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A wall commissioned by Aurelian, the 30th Emperor of Rome, in 271 A.D. The wall was deemed necessary, as the old wall, the Republican or Servian Wall, built by Servius Tullius, was in ruin, and no longer surrounded the city in its entirety. The threat of a barbarian army overrunning Rome did not sit well with the Emperor, so he endeavored to build an impedance strong enough to stop any crowd of invaders.

The wall was completed in 275 A.D.; several months after Aurelian had been assassinated by his officers. Upon completion the new wall ran for more than twelve miles around Rome. It was 60 feet high and built of brick-faced concrete. Large square towers were created every 100 roman feet, the equivalent of about 30 meters.

In 401 A.D. the danger of invasion by the powerful Gothic army induced Emperor Honorius to strengthen the walls. The height was doubled, the towers were raised and the gates made smaller. Walkways were covered and arrow loops were opened, while above a further walk was built and protected by merlons and crenels. At the major roads, like the via Latina, huge arched gates with twin semi-circular towers were built. Several, such as the aforementioned Porta Latina, and the Porta Asinaria, still exist today.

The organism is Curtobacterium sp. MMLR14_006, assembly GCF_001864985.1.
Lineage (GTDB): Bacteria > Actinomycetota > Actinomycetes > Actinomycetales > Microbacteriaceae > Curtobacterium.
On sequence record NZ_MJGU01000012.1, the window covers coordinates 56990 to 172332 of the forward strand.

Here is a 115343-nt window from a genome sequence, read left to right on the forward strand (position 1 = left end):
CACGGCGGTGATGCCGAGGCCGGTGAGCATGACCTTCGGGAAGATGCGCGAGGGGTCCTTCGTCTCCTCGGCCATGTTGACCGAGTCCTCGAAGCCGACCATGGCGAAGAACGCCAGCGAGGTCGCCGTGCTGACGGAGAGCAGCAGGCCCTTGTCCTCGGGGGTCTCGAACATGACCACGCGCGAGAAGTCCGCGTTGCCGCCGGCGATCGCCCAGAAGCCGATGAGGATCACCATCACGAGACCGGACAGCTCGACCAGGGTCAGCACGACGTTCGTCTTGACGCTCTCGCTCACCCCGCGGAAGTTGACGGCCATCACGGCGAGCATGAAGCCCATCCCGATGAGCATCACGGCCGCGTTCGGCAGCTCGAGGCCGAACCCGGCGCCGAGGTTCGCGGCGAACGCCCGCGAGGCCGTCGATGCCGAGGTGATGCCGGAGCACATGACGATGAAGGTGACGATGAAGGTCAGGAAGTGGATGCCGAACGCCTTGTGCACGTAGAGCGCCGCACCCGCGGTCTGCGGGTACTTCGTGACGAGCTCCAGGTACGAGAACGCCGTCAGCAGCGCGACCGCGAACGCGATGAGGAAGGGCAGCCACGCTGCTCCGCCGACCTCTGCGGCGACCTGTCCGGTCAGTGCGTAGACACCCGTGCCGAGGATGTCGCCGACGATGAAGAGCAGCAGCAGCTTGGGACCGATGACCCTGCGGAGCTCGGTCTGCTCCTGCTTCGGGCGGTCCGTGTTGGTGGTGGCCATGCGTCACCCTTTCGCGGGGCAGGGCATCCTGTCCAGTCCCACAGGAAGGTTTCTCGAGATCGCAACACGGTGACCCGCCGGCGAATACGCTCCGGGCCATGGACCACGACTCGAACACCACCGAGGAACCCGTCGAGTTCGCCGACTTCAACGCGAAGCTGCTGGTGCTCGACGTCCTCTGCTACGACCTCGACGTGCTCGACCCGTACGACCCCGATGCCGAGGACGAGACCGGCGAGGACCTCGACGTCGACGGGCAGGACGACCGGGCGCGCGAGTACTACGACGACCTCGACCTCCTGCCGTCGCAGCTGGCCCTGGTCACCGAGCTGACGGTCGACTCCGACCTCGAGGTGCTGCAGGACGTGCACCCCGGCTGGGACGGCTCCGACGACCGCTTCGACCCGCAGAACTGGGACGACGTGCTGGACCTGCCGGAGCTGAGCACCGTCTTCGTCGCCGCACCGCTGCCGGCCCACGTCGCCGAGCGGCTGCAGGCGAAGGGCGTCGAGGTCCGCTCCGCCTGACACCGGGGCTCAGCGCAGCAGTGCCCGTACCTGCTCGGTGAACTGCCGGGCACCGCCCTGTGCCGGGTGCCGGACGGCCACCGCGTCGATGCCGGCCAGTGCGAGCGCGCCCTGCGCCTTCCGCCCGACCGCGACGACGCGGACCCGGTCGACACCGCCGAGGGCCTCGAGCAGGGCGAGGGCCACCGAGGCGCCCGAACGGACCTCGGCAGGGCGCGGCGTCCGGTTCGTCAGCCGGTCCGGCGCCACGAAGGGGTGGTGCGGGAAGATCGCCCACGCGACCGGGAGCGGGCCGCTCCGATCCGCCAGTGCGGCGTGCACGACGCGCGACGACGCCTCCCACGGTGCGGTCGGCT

The wall's height was later increased by emperor Maxentius in the early 5th century, and further updated and repaired by the Byzantine general Belisarius in the 6th century.

The Aurelian wall is an excellent example of the typical Roman brick technique of the time. It was constructed of "green brick" with a concrete center. Roman green brick was flatter, longer, wider than modern-day bricks, and, since they were not kiln-fired, tended to be softer.

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